The South Korean govern­ment has long been cau- tious to­wards FDI. The share of FDI in gross cap­i­tal for­ma­tion was less than 2% dur­ing 1965-1984. The govern­ment did not de­pend on FDI for tech­nol­ogy trans­fer, and pre­ferred to ‘pur­chase and un­bun­dle’ tech­nol­ogy, en­cour­ag­ing ‘re­verse en­gi­neer­ing’. It favoured strict lo­cal con­tent re­quire­ments, li­cens­ing, tech­ni­cal co­op­er­a­tion and joint ven­tures over wholly-owned FDI.

In con­trast, post-colo­nial Malaysia has never been hos­tile to any kind of FDI. Af­ter FDI-led im­port-sub­sti­tut­ing in­dus­tri­al­iza­tion pe­tered out by the mid-1960s, ex­port-ori­en­ta­tion from the early 1970s gen­er­ated hun­dreds of thou­sands of jobs for women. Elec­tron­ics in Malaysia has been more than 80% FDI since the 1970s, with lit­tle scope for knowl­edge spillovers and in­ter­ac­tions with lo­cal firms. Al­though lack­ing many ma­ture in­dus­tries, Malaysia has been ex­pe­ri­enc­ing pre­ma­ture dein­dus­tri­al­iza­tion since the 1997-1998 Asian fi­nan­cial crises.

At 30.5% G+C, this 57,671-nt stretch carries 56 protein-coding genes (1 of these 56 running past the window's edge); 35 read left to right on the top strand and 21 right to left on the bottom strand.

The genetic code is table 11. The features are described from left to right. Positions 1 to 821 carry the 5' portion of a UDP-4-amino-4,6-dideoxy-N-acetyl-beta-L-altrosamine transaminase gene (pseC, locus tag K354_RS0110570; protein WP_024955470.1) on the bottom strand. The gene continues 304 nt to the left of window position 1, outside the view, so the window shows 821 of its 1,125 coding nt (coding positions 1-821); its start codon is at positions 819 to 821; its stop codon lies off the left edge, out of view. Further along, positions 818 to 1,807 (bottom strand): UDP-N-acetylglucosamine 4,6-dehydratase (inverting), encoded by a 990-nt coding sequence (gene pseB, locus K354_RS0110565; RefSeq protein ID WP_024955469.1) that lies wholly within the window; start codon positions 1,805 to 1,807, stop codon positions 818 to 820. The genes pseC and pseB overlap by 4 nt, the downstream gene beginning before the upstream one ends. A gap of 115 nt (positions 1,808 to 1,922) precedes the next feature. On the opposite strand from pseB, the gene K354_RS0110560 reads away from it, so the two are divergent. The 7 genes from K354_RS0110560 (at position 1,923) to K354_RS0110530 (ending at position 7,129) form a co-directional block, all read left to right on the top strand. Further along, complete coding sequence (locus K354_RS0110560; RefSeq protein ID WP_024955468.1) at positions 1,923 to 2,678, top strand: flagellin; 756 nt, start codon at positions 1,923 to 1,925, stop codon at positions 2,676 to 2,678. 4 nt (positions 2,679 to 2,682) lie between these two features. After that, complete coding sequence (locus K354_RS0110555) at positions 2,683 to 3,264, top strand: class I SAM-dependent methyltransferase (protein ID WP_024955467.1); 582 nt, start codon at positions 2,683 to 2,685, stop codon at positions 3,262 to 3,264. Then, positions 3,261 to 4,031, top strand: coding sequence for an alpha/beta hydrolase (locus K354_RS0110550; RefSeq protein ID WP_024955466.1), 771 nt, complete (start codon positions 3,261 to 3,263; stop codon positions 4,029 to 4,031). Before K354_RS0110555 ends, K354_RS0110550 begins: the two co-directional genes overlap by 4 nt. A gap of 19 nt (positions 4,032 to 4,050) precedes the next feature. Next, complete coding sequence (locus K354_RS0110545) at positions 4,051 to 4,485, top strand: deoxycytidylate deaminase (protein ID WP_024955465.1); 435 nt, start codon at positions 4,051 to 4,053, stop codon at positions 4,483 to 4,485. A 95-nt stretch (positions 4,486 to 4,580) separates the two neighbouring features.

China and In­dia

From the 1980s, China has been pro-active in en­cour­ag­ing both im­port-sub­sti­tut­ing and ex­port-ori­ented FDI. How­ever, it soon im­posed strict re­quire­ments re­gard­ing lo­cal con­tent, for­eign ex­change earn­ings, tech- nol­ogy trans­fer as well as re­search and de­vel­op­ment, be­sides favour­ing joint ven­tures and co­op­er­a­tives.

Solely for­eign- owned en­ter­prises were not per­mit­ted un­less they brought ad­vanced tech­nol­ogy or ex­ported most of their out­put. China only re­laxed these re­stric­tions in 2001 to com­ply with WTO en­trance re­quire­ments. Nev­er­the­less, it still prefers TNCs that bring ad­vanced tech­nol­ogy and boost ex­ports, and green-field FDI over M&As.